About a week ago, I wrote a post entitled “The ANC Will Die”. Some people told me this was a ridiculous notion. I think JZ’s proving those critics wrong today.
This week we have seen Number 1’s response to losing three major metros to the DA. He has taken charge of state owned enterprises, and is building a narrative to get rid of Pravin Gordhan, perhaps the most respected ANC leader right now internationally.
In short, he is looting our democracy.
In most normal political parties, the party structures would now just hold a vote of no confidence and move on with governing instead of these power games (which hurt the poor most of all).
But this is the problem with the ANC. The ANC is not a political party. And that’s why I am convinced they have no future. Continue reading
I have been overwhelmed by the response to yesterday’s post. I don’t think we realise how we all go through the same experiences and fight the same battles.
I think that’s the reason we like those novels and films concerning survivors of shipwrecks and the like. When the survivors emerge on the beach, they realise they now have a bond, they owe each other a loyalty. In the words of Jack Shepherd, the main character of ‘Lost’ (the chief inspiration for which was Shakespeare’s “The Tempest”), either they live together or they will die alone.
This resonates with us because in fact we are, in our real lives, survivors of a cosmic shipwreck. We know, deep in our bones, that something has gone wrong with this world. We all fight a war. And so we have a certain loyalty to each other: to be sympathetic, to tell our stories, to have patience.
Getting so many responses this morning to my previous post reminded me of some of the reading I have been doing to prepare for a series of lessons I am about to give to my high school students. Continue reading
Four years ago, I wrote the piece below for the Mercury, a daily newspaper in KwaZulu Natal, South Africa.
It was written in the afterglow of Chad le Clos’s defeat of Michael Phelps to win his first Olympic gold, and Ernie Els’s stirring come-from-behind victory in golf’s British Open.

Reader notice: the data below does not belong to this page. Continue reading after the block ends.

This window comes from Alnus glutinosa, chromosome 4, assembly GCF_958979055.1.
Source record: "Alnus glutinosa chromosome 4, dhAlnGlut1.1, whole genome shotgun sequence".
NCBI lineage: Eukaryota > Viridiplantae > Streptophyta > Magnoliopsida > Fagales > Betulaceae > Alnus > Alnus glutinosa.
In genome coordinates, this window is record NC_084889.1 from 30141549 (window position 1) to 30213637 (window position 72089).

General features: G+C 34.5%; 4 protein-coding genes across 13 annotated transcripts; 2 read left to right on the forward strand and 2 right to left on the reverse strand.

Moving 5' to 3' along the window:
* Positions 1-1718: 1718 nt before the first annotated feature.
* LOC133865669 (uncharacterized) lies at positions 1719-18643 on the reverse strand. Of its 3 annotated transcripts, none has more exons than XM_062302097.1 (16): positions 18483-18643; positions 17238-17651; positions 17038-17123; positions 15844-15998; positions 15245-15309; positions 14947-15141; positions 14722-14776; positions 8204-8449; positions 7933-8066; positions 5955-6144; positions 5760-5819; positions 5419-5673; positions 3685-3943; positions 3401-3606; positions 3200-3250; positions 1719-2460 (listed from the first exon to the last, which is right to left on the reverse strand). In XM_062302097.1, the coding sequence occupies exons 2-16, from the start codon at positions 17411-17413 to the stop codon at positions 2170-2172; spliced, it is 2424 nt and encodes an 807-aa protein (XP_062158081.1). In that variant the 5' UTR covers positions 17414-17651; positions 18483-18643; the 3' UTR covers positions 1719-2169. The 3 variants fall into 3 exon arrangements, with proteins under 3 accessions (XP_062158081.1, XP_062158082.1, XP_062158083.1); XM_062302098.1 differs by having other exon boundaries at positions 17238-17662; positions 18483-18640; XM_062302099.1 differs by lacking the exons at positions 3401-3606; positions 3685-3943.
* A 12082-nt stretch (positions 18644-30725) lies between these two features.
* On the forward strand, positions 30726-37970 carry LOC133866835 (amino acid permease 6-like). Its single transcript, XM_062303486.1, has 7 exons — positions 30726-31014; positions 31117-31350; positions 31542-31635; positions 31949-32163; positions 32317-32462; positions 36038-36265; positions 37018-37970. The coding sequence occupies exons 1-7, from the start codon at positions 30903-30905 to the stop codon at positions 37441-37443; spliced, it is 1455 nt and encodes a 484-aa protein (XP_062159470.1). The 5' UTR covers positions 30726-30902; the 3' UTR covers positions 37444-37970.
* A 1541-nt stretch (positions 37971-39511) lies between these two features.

Re-reading this, after the inspirational performances of the likes of Wayde van Niekerk, Caster Semenya, Sunette Viljoen, Luvo Manyonga, and Cameron van der Burgh at the Rio Olympics, the note it sounds still rings true.
Beneath all the problems of South Africa, the mismanagement of state bodies (including the shambolic Athletics South Africa among others), and the corruption, our country is not down and out. We keep picking ourselves up off the canvas.
The recent election results show people still want to fight for their country. Olympic sport is just sport, yes, but the love for country it shows is real and echoes beyond the arena.
That echo is a reminder that beyond the headlines and the politics, the dream is still alive. Continue reading
There is a lot of pessimism about the rugby Springboks at the moment – not all of it unfounded.
No longer can we bash the likes of Ireland and Argentina over. We have to struggle for every win. The Bulls template no longer works. It is all about skill in getting out of your half and then holding onto the ball on attack with offloading and quick recycling.
And that’s hard for our players, raised on a diet of schoolboy koppestamp on the platteland. For decades we believed our ultra-competitive schoolboy game was our biggest asset. Now it is a liability, because all our young players learn how to play ultra-conservative rugby without much freedom to express themselves and take risks. Continue reading
Liberation movements do not generally survive. This will also be true of the ANC.
I recently read Albert Luthuli’s autobiography, Let My People Go, which detailed this moral titan’s involvement in the struggle.
Intriguingly, Luthuli did not believe the ANC would one day govern South Africa. He was of the opinion that the ANC would have to form smaller political parties out of the various ideological factions which were working together under their auspices.
He constantly refers to the ANC as ‘Congress’, as though it were a parliament for the struggle rather than a government-in-waiting. Continue reading
“It is easy to think the State has a lot of different objects—military, political, economic, and what not. But in a way things are much simpler than that. The State exists simply to promote and to protect the ordinary happiness of human beings in this life.
“A husband and wife chatting over a fire, a couple of friends having a game of darts in a pub, a man reading a book in his own room or digging in his own garden—that is what the State is there for. And unless they are helping to increase and prolong such moments, all the laws, parliaments, armies, courts, police, economics, etc., are simply a waste of time.”
So wrote CS Lewis in his classic, ‘Mere Christianity’.
For so many people, politics has become a kind of tribalism. A way of finding your identity. Continue reading